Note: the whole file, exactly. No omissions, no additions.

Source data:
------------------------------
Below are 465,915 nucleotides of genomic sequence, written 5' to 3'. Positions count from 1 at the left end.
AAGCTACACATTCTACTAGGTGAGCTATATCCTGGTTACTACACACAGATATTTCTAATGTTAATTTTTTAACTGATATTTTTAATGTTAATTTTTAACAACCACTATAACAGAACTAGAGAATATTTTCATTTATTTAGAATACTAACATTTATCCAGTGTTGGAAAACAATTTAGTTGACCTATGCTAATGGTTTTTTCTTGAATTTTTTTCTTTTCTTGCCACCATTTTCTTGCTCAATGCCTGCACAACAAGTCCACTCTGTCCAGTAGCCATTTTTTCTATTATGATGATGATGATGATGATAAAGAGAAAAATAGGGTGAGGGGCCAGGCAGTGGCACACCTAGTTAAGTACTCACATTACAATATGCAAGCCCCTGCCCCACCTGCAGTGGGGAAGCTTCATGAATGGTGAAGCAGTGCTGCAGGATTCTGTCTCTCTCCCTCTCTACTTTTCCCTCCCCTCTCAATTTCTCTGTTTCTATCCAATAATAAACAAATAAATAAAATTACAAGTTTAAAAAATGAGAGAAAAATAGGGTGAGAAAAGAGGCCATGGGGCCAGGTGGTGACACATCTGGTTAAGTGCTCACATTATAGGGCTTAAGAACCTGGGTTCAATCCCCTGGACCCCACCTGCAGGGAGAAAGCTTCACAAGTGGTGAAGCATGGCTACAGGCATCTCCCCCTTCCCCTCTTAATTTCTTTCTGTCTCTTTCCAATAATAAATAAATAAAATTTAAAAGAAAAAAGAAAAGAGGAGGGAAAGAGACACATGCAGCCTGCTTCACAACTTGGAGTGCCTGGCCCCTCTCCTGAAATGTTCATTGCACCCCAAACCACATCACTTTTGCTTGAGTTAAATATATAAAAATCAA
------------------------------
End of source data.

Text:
Below are 465,915 nucleotides of genomic sequence, written 5' to 3'. Positions count from 1 at the left end.
AAGCTACACATTCTACTAGGTGAGCTATATCCTGGTTACTACACACAGATATTTCTAATGTTAATTTTTTAACTGATATTTTTAATGTTAATTTTTAACAACCACTATAACAGAACTAGAGAATATTTTCATTTATTTAGAATACTAACATTTATCCAGTGTTGGAAAACAATTTAGTTGACCTATGCTAATGGTTTTTTCTTGAATTTTTTTCTTTTCTTGCCACCATTTTCTTGCTCAATGCCTGCACAACAAGTCCACTCTGTCCAGTAGCCATTTTTTCTATTATGATGATGATGATGATGATAAAGAGAAAAATAGGGTGAGGGGCCAGGCAGTGGCACACCTAGTTAAGTACTCACATTACAATATGCAAGCCCCTGCCCCACCTGCAGTGGGGAAGCTTCATGAATGGTGAAGCAGTGCTGCAGGATTCTGTCTCTCTCCCTCTCTACTTTTCCCTCCCCTCTCAATTTCTCTGTTTCTATCCAATAATAAACAAATAAATAAAATTACAAGTTTAAAAAATGAGAGAAAAATAGGGTGAGAAAAGAGGCCATGGGGCCAGGTGGTGACACATCTGGTTAAGTGCTCACATTATAGGGCTTAAGAACCTGGGTTCAATCCCCTGGACCCCACCTGCAGGGAGAAAGCTTCACAAGTGGTGAAGCATGGCTACAGGCATCTCCCCCTTCCCCTCTTAATTTCTTTCTGTCTCTTTCCAATAATAAATAAATAAAATTTAAAAGAAAAAAGAAAAGAGGAGGGAAAGAGACACATGCAGCCTGCTTCACAACTTGGAGTGCCTGGCCCCTCTCCTGAAATGTTCATTGCACCCCAAACCACATCACTTTTGCTTGAGTTAAATATATAAAAATCAA